Temperature data collected by a variety of techniques from both land and sea have always been a source of concern, according to a section of scientists
A climate review conducted by the National Oceanic and Atmospheric Administration (NOAA) shows that instead of slowing down, as many skeptics have time and again claimed, global warming has been the same as it was during the last century, reports say.
It seems that the so-called “missing heat” was there all along, according to an article published in Science, a premier academic journal of the American Association for the Advancement of Science.
In 2013, the Intergovernmental Panel on Climate Change (IPCC) came up with the idea that temperature data collected over the past few decades suggested that global warming had actually slowed down around 1998. But the recent study by US-based NOAA scientists disputes IPCC’s claim, saying that inaccurate data caused the misinterpretation.
In their study, NOAA scientists said that previous measurements of surface temperatures on both land and sea have underestimated the rate of warming over the past 15 years. When the figures were properly calibrated it becomes clear that warming continued as fast or even faster than before, they said.
The temperature data, which were collected by a variety of techniques, have been a source of concern, according to Thomas Karl, director of NOAA’s National Climatic Data Center. Scientists have worked for years to improve corrections for bias in the data. “It’s an ongoing activity,” he says.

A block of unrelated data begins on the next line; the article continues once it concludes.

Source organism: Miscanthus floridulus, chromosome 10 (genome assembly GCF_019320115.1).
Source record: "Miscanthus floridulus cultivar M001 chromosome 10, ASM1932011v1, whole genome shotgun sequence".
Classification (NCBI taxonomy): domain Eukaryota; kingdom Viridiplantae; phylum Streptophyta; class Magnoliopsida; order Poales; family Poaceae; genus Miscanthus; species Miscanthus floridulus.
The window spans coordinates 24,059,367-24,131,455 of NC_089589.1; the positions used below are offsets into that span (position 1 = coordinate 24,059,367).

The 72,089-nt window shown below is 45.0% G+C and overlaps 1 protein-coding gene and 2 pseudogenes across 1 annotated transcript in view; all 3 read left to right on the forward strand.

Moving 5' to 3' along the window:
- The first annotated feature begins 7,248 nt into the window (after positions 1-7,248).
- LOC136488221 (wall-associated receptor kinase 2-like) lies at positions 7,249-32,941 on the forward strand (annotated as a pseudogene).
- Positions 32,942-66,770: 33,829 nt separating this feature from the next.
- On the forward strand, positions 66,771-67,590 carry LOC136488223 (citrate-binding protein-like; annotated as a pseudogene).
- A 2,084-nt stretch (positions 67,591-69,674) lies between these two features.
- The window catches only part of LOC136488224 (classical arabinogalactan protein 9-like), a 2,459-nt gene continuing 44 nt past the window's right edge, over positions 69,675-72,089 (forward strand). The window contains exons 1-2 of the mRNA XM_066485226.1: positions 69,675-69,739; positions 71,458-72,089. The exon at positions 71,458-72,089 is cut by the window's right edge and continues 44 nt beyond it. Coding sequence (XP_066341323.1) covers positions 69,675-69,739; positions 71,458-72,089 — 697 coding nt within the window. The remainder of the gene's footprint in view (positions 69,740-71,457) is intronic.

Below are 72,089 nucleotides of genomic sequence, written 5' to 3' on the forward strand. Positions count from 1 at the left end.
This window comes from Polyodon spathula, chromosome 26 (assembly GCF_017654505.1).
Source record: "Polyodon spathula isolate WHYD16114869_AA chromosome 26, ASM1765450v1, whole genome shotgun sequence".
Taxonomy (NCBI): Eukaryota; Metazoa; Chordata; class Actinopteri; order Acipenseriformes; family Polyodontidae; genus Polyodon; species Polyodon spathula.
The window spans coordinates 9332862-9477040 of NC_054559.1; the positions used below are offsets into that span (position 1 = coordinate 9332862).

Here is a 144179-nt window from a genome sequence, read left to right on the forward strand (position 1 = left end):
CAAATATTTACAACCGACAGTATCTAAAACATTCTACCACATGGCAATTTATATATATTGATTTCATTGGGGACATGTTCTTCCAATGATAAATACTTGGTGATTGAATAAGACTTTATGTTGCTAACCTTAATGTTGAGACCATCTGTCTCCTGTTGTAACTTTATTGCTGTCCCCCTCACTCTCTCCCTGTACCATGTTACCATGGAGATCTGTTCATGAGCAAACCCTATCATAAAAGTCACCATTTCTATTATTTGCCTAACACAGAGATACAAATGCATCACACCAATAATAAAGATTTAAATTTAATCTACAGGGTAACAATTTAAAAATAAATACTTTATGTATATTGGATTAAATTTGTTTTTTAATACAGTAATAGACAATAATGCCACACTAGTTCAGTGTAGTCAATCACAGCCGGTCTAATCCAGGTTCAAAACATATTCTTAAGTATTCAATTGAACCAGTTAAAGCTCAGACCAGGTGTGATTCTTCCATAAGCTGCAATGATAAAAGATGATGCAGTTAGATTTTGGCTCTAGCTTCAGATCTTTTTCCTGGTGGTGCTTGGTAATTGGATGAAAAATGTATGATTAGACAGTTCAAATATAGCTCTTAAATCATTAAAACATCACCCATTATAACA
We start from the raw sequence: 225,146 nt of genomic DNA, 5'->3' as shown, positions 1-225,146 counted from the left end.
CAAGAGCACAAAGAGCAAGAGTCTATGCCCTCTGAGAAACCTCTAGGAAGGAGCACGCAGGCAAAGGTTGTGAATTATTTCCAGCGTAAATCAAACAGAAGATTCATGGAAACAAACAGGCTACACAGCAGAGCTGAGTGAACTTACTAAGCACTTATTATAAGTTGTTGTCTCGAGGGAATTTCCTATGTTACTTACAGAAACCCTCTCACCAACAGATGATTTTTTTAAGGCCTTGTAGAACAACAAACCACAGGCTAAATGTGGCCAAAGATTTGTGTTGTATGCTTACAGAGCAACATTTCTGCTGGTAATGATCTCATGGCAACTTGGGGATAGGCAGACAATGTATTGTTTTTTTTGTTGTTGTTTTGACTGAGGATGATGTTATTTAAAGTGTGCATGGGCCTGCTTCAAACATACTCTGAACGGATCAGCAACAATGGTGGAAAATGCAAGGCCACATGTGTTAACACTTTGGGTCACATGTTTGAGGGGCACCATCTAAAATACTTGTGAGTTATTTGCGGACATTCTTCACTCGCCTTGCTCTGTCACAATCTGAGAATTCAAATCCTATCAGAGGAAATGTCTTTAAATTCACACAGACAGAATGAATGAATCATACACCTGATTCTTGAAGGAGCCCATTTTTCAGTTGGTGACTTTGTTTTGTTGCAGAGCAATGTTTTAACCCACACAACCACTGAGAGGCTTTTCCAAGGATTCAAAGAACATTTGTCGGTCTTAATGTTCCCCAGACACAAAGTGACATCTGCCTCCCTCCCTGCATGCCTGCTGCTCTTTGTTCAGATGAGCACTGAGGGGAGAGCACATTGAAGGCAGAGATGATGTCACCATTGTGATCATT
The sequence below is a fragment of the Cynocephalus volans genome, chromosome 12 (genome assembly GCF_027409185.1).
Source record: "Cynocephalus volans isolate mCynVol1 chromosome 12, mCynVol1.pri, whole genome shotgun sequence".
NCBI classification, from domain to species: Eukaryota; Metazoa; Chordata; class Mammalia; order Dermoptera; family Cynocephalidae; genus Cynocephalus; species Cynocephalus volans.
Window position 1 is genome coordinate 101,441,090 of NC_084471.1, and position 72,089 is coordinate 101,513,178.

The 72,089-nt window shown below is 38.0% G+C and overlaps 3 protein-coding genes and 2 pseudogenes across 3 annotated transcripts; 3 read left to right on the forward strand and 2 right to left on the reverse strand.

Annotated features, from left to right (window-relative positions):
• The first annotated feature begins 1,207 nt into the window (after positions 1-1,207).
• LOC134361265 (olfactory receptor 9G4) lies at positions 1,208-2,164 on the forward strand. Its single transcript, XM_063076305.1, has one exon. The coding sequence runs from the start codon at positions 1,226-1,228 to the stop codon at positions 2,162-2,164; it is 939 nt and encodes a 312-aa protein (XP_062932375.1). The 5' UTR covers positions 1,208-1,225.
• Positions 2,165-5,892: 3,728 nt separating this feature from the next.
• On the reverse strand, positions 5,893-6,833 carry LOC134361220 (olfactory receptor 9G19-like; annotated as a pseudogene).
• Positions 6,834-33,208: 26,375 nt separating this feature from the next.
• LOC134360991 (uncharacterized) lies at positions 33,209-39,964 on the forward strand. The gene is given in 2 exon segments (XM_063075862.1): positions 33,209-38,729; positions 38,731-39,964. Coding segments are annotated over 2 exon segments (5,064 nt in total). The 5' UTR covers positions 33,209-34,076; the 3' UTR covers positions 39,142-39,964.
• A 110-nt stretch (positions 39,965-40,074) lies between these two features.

For much of the past two centuries, ocean temperatures were measured from ships by using a bucket thrown over the side. But different fleets used different measurement techniques and with the passage of time various types of buckets were used. Later, the buckets gave way to ship engine intake measurements. And by the end of the 20th century, far more accurate buoy measurements took over. Thus, each technique required different corrections.
Another problem was incorporating land-based readings from thousands of new measurement stations in regions that have long had scant coverage, such as Asia, South America, and Africa. New data from these three regions have been amassed over the past five years as part of the International Surface Temperature Initiative, which released its first report last year.
What scientists did
In their paper, Karl’s team sums up the combined effect of additional land temperature stations, corrected commercial ship temperature data and corrected ship-to-buoy calibrations. The group estimates that the world warmed up at a rate of 0.086°C per decade between 1998 and 2012—more than twice the IPCC’s estimate of about 0.039°C per decade.
The new estimate, the researchers say, is much closer to the rate of 0.113°C per decade estimated for 1950 to 1999. From 2000 to 2014, the new analysis suggests a warming rate of 0.116°C per decade, which is slightly higher than the 20th century rate.
Arctic warming and global trends
In a bid to estimate how Arctic warming might alter global temperature trends, Karl’s team used a non-linear technique to fill in the data gaps for the polar region. Including the Arctic, they found, would add between 0.02°C and 0.03°C of warming per decade. Karl notes that this is just an estimate and was not included in the paper’s final re-analysis. Karl says his team will address the Arctic temperature issue next.
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